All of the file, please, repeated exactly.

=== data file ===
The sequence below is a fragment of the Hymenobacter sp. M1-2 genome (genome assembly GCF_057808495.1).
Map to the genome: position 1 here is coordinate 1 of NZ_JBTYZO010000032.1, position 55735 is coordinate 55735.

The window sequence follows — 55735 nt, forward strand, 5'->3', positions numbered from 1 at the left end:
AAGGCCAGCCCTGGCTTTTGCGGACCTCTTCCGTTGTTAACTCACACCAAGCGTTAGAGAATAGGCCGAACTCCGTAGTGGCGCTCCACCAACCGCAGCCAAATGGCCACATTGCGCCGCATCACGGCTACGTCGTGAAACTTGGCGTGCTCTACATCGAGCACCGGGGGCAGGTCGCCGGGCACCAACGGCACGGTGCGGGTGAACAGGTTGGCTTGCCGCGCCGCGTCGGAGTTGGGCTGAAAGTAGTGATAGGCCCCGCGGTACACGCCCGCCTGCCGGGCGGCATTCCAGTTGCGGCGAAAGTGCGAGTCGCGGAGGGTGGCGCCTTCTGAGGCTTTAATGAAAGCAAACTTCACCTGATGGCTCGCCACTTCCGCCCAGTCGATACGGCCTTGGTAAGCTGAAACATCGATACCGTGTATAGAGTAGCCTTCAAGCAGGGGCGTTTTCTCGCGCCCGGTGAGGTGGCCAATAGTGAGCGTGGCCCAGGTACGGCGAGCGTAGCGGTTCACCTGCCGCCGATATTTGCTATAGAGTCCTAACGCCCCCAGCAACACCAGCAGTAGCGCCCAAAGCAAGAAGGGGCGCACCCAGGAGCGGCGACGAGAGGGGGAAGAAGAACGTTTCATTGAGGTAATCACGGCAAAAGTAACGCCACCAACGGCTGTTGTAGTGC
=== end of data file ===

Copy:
The sequence below is a fragment of the Hymenobacter sp. M1-2 genome (genome assembly GCF_057808495.1).
Map to the genome: position 1 here is coordinate 1 of NZ_JBTYZO010000032.1, position 55735 is coordinate 55735.

The window sequence follows — 55735 nt, forward strand, 5'->3', positions numbered from 1 at the left end:
AAGGCCAGCCCTGGCTTTTGCGGACCTCTTCCGTTGTTAACTCACACCAAGCGTTAGAGAATAGGCCGAACTCCGTAGTGGCGCTCCACCAACCGCAGCCAAATGGCCACATTGCGCCGCATCACGGCTACGTCGTGAAACTTGGCGTGCTCTACATCGAGCACCGGGGGCAGGTCGCCGGGCACCAACGGCACGGTGCGGGTGAACAGGTTGGCTTGCCGCGCCGCGTCGGAGTTGGGCTGAAAGTAGTGATAGGCCCCGCGGTACACGCCCGCCTGCCGGGCGGCATTCCAGTTGCGGCGAAAGTGCGAGTCGCGGAGGGTGGCGCCTTCTGAGGCTTTAATGAAAGCAAACTTCACCTGATGGCTCGCCACTTCCGCCCAGTCGATACGGCCTTGGTAAGCTGAAACATCGATACCGTGTATAGAGTAGCCTTCAAGCAGGGGCGTTTTCTCGCGCCCGGTGAGGTGGCCAATAGTGAGCGTGGCCCAGGTACGGCGAGCGTAGCGGTTCACCTGCCGCCGATATTTGCTATAGAGTCCTAACGCCCCCAGCAACACCAGCAGTAGCGCCCAAAGCAAGAAGGGGCGCACCCAGGAGCGGCGACGAGAGGGGGAAGAAGAACGTTTCATTGAGGTAATCACGGCAAAAGTAACGCCACCAACGGCTGTTGTAGTGC